i also managed to get my garlic in, which i know i will be really happy about come summer.  since i wasn't sure i was going to plant any, i hadn't purchased any new seed garlic.  i just used the garlic i grew this summer- german extra hardy and georgian fire.  i planted cloves from the largest bulbs and covered them with a pile of leaves, since i didn't have any hay or straw. 


our kale is also still going strong, and now that whatever little bugs were munching on it all summer are gone, maybe we can actually enjoy some of it.  after ignoring my garden for the last two months or so, it felt so fulfilling to get in one last garden day before winter sets in.

Friday, November 11, 2011


our gardens have been covered in a beautiful multi-colored blanket.
the leaves seem to have come down all at once this week.
which is perfect timing for a weekend of leaf mulching i had planned.
unlike the rest of my neighbors you will not find me raking the leaves into the street
for the borough to take away.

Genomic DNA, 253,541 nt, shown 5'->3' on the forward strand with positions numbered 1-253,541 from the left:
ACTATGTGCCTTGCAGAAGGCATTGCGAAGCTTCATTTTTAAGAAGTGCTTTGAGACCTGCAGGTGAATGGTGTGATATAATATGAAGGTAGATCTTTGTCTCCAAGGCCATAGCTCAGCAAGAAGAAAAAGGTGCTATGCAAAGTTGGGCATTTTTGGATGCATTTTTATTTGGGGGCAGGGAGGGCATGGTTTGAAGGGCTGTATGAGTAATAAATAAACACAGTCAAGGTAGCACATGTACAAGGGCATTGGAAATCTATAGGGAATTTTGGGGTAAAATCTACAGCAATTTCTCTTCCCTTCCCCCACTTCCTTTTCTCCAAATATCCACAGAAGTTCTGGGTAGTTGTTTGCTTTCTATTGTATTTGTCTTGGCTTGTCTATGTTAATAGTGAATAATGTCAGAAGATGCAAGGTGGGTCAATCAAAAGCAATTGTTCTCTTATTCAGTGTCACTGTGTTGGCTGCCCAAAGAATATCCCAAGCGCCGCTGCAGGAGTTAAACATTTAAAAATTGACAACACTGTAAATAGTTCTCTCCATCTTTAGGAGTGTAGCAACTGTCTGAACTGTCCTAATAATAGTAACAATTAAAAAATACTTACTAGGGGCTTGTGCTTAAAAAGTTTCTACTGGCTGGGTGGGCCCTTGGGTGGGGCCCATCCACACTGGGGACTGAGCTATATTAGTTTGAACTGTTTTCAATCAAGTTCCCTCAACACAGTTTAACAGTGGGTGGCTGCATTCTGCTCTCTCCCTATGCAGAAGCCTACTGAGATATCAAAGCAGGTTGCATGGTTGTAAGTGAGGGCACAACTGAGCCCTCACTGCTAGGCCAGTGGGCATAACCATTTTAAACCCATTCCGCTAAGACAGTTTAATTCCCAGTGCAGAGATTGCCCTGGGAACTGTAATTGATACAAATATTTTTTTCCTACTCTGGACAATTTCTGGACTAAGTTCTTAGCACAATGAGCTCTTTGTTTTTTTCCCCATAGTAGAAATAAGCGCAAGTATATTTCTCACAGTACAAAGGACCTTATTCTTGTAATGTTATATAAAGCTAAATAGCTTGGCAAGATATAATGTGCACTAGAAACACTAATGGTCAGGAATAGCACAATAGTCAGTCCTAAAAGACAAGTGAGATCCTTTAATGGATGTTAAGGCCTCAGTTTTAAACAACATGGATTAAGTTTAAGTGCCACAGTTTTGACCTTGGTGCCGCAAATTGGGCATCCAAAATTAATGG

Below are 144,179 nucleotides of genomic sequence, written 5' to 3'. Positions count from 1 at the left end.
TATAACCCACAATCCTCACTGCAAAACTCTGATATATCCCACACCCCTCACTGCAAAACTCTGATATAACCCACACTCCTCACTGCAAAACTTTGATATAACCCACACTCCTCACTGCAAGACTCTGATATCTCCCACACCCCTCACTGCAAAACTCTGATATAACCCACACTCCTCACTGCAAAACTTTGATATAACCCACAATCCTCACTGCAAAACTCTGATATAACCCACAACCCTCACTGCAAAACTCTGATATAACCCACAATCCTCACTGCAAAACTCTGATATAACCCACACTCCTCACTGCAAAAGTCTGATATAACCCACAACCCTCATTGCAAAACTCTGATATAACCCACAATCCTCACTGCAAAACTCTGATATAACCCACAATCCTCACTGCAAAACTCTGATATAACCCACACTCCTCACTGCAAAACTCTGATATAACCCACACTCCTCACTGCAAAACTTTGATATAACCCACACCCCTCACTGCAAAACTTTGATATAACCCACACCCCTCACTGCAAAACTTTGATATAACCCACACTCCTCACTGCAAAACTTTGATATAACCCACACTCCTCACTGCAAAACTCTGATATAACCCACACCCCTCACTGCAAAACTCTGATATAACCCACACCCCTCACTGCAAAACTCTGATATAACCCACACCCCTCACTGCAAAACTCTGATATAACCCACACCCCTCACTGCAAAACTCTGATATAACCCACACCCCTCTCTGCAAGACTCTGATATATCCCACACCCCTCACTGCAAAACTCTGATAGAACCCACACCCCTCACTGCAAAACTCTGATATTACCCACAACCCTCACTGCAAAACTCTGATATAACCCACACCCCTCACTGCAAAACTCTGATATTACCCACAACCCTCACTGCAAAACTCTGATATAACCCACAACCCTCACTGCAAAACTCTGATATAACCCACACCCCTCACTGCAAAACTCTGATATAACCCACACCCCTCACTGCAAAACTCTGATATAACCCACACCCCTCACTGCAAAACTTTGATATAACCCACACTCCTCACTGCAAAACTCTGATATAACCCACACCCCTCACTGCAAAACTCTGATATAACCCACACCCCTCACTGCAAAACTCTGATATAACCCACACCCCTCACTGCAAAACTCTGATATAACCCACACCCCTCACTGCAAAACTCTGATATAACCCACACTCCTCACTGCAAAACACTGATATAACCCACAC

you will find me however raking the leaves into piles from my own garden.
as well as stealing leaves from my neighbor's lawns and gathering them into huge piles to mow over and shred.
i then will spread the shredded leaves throughout our gardens as a mulch.
eventually the leaves break down and make a beautiful rich soil attracting worms and all sorts of micro-organisms.
i also throw a bunch of leaves in the chicken run.
the hens love to scratch away at them.
and the mixture of the broken down leaves and their manure makes an excellent compost.
but of course we save a big ole pile for some romping, throwing, and jumping in.
what fun would autumn be without leaves.

Friday, November 4, 2011


the temps have slowly been dropping each night.
when i first wake up i look out to see if another frost has hit.
not because i want to see how many layers of woolens should be applied.
but rather i have been waiting patiently for the right moment to unearth a very special root growing in our garden. horseradish.

an herb, a condiment, a stimulant, and an excellent source of vitamin C, horseradish is one of my favorite flavors.